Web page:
The Supreme Court’s decision in Hobby Lobby has made it all the more important that we not accept this inappropriate provision. Because opponents of LGBT equality are already misreading that decision as having broadly endorsed rights to discriminate against others, we cannot accept a bill that sanctions discrimination and declares that discrimination against LGBT people is more acceptable than other kinds of discrimination.

Our ask is a simple one: Do not give religiously affiliated employers a license to discriminate against LGBT people when they have no such right to discriminate based on race, sex, national origin, age, disability, or genetic information. Religiously affiliated organizations are allowed to make hiring decisions based on their religion, but nothing in federal law authorizes discrimination by those organizations based on any other protected characteristic, and the rule should be the same for sexual orientation and gender identity or expression. Religious organizations are free to choose their ministers or faith leaders, and adding protections for sexual orientation and gender identity or expression will not change that.

These concerns are not hypothetical. Increasingly, this is what employment discrimination against LGBT people looks like. Take the example of Matthew Barrett. In July 2013, Matthew was offered a job as food services director at Fontbonne Academy, a college prep high school in Milton, Massachusetts that is affiliated with the Roman Catholic Sisters of St. Joseph of Boston. Fontbonne Academy has employees and admits students of various faiths. Yet, two days after Matthew listed his husband as his emergency contact on the standard employment paperwork, and despite twenty years of work in the food services industry, his job offer was rescinded. Although nothing about the food services job involved religious rituals or teaching, Matthew was told by an administrator that the school was unable to hire him because “the Catholic religion doesn’t recognize same-sex marriage.” The current version of ENDA would authorize this sexual orientation discrimination.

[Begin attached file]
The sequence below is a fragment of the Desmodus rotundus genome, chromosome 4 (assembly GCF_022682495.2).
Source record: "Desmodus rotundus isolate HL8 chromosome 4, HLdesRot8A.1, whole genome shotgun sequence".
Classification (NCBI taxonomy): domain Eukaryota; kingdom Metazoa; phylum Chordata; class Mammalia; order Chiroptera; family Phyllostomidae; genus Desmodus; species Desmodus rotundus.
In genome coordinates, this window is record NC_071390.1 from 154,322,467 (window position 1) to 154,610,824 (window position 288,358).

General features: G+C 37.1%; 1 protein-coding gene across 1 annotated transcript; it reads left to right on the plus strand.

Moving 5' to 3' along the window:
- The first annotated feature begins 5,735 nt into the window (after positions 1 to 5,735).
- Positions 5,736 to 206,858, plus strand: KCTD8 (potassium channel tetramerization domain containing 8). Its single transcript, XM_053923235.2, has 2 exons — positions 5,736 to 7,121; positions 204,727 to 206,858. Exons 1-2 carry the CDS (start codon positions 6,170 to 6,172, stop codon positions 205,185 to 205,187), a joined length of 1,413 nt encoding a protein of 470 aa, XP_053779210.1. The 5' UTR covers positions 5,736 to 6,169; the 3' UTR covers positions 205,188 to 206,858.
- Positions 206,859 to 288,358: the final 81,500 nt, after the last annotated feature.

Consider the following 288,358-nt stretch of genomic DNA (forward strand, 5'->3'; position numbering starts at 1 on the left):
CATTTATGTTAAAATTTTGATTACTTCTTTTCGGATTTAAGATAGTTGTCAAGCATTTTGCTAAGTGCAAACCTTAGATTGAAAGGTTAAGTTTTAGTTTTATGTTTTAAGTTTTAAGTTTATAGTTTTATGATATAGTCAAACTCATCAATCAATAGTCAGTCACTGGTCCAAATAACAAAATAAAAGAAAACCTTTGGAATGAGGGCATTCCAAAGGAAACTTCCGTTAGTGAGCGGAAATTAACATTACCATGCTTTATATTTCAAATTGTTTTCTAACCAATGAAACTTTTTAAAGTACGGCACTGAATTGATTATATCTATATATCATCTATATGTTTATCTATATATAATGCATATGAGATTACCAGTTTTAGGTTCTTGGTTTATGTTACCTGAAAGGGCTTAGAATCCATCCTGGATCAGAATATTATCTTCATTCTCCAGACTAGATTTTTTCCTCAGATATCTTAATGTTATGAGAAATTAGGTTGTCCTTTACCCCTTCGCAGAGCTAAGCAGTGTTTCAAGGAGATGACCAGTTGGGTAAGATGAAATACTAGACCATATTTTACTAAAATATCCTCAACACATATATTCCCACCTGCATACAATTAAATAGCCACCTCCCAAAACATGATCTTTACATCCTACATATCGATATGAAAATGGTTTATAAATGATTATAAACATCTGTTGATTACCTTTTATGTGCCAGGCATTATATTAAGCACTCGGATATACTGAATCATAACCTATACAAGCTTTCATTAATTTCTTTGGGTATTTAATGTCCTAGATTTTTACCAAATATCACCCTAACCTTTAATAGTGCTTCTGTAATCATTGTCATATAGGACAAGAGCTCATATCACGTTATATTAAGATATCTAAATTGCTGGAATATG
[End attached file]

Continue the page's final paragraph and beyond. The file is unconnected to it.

As the national outcry against SB 1062 in Arizona (and similar proposals in numerous other states) demonstrates, the American people oppose efforts to misuse religious liberty as an excuse to discriminate against LGBT people. It is time for ENDA (and the LGBT non-discrimination executive order for federal contractors) to reflect this reality. Until the discriminatory exemption is removed so that anti-LGBT discrimination is treated the same as race, sex, national origin, age, disability, or genetic information under federal workplace laws, we think ENDA should not move forward in Congress. In addition, we will oppose any similar provisions at the state and local level. We are hopeful that the many members of Congress who support this historic, critically important legislation will agree that singling out LGBT people for an unequal and unfair exemption from basic workplace protection falls unacceptably short of the civil rights standards that have served our nation well against other types of discrimination for fifty years. We stand ready and eager to work with them to achieve the long-sought goal of explicit, effective federal non-discrimination protections for LGBT people.